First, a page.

Last Saturday, we had a full day of games at our local games shop. As always, it was a good time, with a mixture of people, and the chance to try out some new games.
Amongst the games we played this week were several that were new to me, and I want to think today about two in particular: XCOM and One Night Ultimate Werewolf.
Slightly unusually (at least for me) these games both heavily featured Apps – i.e. something downloaded onto a smartphone (or presumably a tablet would work as well) that drives elements of the game.
In XCOM, players are trying to fight off an alien invasion and the app drives a real-time phase of the game, where players are informed of the arrival of alien ships on the board, forced to allocate resources to various challenges, and generally make decisions quick-sharpish.
One Night Ultimate Werewolf is a party-game, which share many similarities with well-known yet hideously ill-defined games like Mafia: essentially, the players are a group of villagers, some of whom are in fact Werewolves, intent on killing the others. By means of discussion, bluff and argument, players must decide who they believe to be the werewolf (/mafia member/traitor etc) and carry out a summary lynching. The villagers win if they successfully execute the wolves, and the werewolves win if they survive (there’s more to it than that, but that covers the key shape of the game for the purpose of this article).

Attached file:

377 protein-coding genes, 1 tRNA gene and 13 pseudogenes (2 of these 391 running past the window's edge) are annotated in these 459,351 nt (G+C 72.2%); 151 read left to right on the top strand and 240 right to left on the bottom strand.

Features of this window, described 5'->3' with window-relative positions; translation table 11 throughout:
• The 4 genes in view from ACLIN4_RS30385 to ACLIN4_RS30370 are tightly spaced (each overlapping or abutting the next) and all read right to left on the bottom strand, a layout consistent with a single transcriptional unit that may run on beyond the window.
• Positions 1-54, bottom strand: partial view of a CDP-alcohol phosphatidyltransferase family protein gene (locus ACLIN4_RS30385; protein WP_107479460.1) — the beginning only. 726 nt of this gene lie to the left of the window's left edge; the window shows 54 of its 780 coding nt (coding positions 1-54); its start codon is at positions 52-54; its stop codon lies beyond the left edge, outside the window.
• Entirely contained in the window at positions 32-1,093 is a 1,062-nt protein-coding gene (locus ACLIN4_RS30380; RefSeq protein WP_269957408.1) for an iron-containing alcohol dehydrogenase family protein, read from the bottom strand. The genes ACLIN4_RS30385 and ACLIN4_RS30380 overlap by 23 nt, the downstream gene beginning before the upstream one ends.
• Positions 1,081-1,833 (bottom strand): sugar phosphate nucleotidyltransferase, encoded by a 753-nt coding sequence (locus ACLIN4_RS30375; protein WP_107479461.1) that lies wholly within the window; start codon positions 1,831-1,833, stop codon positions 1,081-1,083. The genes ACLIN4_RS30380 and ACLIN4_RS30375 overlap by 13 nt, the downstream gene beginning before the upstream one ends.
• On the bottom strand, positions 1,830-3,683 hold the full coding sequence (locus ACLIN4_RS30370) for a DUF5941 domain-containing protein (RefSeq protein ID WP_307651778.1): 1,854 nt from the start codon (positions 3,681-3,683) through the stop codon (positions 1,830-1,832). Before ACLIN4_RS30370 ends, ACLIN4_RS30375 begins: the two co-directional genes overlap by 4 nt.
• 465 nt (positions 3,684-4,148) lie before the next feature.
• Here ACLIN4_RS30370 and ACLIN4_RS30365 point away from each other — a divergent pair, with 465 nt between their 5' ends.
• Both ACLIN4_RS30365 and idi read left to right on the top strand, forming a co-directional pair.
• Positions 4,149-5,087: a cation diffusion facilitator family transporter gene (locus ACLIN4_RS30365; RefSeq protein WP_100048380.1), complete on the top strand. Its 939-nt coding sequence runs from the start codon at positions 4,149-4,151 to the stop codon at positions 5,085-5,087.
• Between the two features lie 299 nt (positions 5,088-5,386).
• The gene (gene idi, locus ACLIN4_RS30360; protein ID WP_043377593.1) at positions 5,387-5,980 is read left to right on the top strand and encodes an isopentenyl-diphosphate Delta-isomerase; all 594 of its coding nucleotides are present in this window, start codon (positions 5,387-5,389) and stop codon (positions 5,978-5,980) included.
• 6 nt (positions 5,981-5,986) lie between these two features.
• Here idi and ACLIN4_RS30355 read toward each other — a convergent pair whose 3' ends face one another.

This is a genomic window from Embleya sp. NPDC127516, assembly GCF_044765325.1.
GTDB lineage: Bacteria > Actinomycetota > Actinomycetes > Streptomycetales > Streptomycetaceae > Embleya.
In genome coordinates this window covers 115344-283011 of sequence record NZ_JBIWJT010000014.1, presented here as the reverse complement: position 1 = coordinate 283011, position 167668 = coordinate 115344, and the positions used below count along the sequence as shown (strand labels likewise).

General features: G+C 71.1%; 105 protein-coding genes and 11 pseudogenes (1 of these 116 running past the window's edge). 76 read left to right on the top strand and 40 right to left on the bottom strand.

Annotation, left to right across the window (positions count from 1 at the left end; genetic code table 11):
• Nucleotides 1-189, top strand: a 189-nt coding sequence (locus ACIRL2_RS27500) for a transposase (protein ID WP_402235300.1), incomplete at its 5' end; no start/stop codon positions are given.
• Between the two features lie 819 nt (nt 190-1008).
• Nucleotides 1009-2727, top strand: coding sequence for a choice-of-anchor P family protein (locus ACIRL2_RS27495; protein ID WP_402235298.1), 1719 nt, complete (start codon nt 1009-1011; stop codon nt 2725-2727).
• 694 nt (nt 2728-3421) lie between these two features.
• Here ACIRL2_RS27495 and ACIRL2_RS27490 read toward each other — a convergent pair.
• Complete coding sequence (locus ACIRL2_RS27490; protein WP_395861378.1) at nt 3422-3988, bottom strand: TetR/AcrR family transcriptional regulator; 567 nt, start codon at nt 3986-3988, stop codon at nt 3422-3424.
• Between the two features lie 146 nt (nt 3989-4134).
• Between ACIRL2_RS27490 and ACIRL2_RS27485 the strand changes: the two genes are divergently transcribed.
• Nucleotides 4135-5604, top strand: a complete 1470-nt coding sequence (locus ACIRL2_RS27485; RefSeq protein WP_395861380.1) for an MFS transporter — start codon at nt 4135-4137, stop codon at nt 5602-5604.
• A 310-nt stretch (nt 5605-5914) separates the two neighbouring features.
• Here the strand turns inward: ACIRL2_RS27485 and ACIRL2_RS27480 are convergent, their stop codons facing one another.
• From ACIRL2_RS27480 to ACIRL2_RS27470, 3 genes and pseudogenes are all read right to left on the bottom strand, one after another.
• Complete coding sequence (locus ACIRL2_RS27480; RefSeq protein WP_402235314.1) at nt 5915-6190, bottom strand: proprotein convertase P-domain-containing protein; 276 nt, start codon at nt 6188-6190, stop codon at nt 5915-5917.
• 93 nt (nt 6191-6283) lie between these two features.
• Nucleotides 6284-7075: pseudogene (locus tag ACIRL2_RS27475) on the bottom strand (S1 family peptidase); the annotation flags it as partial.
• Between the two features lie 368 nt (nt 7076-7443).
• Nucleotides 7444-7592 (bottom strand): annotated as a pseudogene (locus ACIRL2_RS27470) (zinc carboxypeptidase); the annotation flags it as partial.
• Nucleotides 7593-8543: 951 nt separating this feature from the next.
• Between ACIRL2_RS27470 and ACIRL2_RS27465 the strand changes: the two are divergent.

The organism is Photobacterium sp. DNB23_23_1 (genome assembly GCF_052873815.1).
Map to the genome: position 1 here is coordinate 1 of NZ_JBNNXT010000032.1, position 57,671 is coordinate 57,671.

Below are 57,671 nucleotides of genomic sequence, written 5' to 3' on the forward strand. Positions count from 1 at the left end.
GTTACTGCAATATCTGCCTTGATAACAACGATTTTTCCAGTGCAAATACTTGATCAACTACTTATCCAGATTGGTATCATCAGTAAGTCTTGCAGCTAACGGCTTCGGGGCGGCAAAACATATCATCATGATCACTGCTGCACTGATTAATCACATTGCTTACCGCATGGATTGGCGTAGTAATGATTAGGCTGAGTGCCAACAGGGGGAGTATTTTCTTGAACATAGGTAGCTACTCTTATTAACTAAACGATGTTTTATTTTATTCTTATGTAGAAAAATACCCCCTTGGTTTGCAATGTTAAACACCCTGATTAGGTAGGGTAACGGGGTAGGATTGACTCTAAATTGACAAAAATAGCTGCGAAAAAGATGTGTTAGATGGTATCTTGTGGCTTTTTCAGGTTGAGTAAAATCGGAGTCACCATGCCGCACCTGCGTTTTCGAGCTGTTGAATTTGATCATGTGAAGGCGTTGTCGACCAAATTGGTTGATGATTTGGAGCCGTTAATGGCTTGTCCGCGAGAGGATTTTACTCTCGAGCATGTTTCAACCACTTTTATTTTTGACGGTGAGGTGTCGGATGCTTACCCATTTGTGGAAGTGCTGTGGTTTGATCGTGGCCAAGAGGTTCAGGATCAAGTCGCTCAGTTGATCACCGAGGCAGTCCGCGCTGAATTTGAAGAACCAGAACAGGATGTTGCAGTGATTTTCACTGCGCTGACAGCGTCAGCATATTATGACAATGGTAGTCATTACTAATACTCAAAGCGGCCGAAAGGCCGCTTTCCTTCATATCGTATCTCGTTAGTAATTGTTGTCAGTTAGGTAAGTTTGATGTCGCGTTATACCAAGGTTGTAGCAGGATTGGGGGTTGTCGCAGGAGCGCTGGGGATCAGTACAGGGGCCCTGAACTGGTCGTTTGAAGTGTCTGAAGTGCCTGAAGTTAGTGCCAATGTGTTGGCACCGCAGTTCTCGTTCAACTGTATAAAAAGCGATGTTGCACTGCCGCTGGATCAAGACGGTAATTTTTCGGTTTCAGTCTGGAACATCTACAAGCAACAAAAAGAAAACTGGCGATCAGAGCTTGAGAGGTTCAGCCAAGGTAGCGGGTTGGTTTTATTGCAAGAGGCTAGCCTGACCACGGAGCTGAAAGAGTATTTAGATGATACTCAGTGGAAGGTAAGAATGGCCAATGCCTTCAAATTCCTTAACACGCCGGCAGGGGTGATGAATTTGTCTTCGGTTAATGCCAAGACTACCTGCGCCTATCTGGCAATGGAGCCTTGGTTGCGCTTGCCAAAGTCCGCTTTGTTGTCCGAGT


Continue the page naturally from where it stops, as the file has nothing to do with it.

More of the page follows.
These games generally involve a lot of time spent with all or most of the players having their eyes closed, and either a narrator having to sit out or, in the case of Ultimate Werewolf, a series of role-cards which have to be moved around. The App for Ultimate Werewolf solves this problem by having a recorded message instructing the various players on when to open and close their eyes and what actions they need to do.